Flying Cars Creeping Closer

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A team of engineers got a lot of attention when they bolted some wings onto a $100,000 Panoz Esperante sports car and got it (briefly) off the ground, for a Monster Garage episode that aired this week. But meanwhile, the real flying car may be quietly under development in the garages of a few homebuilders, in the form of road-worthy gyrocopters. Sean Cooper, of Concord, Calif., says he's gotten the OK from the state to drive his gyrocopter on the roads -- but only if he takes off the rotor first, which is (currently) about a 20-minute job. Still, Cooper told SiliconBeat.com he has driven the gyro to the airport (the rotax turns the back two wheels via a pulley device), which is just a few blocks away from his home, then flew to San Jose, took off the rotor, and drove to his office ... very slowly. A similar project has been proposed by a Dutch company (though they say theirs will go about 120 mph on land or in the air) and we saw an ultralight version at Sun 'n Fun that turned into a kind of three-wheeled motorbike on the ground.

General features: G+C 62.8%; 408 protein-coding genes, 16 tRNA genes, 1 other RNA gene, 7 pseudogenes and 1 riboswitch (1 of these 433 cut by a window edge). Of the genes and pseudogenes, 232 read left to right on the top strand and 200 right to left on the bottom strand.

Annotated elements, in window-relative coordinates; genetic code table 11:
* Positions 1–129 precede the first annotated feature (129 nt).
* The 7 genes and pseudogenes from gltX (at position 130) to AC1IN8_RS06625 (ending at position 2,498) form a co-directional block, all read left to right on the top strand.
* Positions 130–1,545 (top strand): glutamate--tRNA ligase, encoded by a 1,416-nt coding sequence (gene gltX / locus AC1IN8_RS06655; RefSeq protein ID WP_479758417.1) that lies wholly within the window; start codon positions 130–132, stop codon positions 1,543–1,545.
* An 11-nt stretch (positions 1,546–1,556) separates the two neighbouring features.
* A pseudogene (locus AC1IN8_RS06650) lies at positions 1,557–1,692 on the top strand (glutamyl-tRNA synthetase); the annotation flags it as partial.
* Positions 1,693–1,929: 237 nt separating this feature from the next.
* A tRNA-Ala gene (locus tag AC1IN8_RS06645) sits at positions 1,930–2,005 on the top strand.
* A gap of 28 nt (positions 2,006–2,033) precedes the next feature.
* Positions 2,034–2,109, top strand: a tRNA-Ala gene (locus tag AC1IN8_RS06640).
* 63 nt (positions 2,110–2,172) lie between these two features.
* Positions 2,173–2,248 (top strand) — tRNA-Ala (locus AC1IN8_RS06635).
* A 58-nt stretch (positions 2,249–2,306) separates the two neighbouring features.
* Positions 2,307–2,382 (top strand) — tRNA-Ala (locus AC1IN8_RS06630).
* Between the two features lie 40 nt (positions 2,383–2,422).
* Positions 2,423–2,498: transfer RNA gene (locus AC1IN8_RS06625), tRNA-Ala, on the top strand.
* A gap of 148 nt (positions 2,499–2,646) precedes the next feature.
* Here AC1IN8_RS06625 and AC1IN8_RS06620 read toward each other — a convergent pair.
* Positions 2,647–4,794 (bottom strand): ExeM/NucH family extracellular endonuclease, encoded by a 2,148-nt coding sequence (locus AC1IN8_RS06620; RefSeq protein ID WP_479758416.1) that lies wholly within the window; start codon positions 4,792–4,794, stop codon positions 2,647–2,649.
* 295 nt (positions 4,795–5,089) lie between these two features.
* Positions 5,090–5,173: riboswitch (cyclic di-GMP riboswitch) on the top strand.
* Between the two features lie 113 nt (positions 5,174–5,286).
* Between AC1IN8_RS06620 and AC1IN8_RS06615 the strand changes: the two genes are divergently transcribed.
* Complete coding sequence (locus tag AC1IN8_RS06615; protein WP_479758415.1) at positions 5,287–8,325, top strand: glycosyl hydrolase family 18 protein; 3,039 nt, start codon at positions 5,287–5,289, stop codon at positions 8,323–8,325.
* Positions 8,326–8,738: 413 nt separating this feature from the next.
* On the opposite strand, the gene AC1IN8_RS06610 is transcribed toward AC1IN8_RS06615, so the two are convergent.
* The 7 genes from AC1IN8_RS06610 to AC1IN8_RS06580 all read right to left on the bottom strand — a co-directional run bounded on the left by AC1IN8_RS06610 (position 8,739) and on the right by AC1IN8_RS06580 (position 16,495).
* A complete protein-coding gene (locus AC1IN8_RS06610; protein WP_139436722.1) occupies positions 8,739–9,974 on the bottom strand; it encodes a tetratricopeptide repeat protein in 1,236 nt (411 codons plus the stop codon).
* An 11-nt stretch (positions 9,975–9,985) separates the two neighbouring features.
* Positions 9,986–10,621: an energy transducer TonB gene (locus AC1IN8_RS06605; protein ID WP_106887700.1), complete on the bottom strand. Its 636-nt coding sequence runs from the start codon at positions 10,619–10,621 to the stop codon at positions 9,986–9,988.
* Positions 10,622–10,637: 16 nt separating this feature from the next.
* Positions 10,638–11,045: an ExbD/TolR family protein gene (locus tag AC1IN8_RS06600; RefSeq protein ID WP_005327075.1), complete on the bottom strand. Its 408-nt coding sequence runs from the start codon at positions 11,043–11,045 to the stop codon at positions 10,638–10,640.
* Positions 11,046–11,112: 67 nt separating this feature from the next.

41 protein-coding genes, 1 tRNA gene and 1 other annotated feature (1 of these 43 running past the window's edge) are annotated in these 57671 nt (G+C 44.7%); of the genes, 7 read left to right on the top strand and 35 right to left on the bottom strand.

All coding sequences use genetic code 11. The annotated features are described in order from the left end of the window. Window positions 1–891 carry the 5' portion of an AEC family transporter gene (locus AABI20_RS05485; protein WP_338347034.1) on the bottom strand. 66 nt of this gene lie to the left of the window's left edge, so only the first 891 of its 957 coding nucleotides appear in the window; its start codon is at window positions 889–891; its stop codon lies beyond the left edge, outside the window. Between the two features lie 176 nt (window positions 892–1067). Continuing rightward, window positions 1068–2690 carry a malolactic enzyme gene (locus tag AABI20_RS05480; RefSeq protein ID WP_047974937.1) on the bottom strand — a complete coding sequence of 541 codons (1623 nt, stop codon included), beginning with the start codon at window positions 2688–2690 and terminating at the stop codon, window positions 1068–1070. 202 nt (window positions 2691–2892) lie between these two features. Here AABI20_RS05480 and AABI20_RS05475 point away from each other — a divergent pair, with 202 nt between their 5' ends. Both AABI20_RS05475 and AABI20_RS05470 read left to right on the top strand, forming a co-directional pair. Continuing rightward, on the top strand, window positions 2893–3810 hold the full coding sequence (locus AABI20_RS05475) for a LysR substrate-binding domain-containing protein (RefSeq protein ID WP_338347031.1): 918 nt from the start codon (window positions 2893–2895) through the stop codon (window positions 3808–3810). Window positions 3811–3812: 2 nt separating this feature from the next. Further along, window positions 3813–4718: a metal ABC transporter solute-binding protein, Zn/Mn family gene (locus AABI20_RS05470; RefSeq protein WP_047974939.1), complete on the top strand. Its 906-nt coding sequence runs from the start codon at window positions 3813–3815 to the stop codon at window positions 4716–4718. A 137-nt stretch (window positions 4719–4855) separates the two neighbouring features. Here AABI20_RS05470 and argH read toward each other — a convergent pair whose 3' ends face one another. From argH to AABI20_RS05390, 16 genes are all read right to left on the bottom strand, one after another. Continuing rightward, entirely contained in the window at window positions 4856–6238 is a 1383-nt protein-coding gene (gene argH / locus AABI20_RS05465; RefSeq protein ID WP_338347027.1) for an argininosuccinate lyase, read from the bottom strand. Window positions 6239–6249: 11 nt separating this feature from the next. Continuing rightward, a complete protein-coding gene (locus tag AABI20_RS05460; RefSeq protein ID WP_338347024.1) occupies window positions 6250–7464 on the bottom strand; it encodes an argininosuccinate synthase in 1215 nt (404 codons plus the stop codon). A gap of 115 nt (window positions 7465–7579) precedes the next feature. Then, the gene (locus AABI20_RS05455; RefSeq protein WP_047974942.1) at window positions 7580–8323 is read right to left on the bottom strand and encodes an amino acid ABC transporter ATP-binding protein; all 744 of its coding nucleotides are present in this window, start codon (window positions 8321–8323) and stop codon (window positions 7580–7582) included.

Meanwhile, housing costs in California -- combined with generally good weather and plentiful airports -- are making airborne commutes a reasonable option for more pilots of ordinary air-only aircraft. Instead of paying huge bucks for a tiny urban home, pilots can instead buy a bigger house in a far-off suburb, pay for an airplane, and fly to work. Bill Byrne flies in a rented Cessna from his home in Davis to his Mountain View office daily, turning a three-hour commute into a 75-minute trip, door to door. "It's calming," Byrne told The San Jose MercuryNews. "People love to look out the airplane window, and I get to do it every day." He keeps a beat-up $900 Volvo at the Palo Alto airport for the ground leg of his commute. Not quite a flying car, but it works.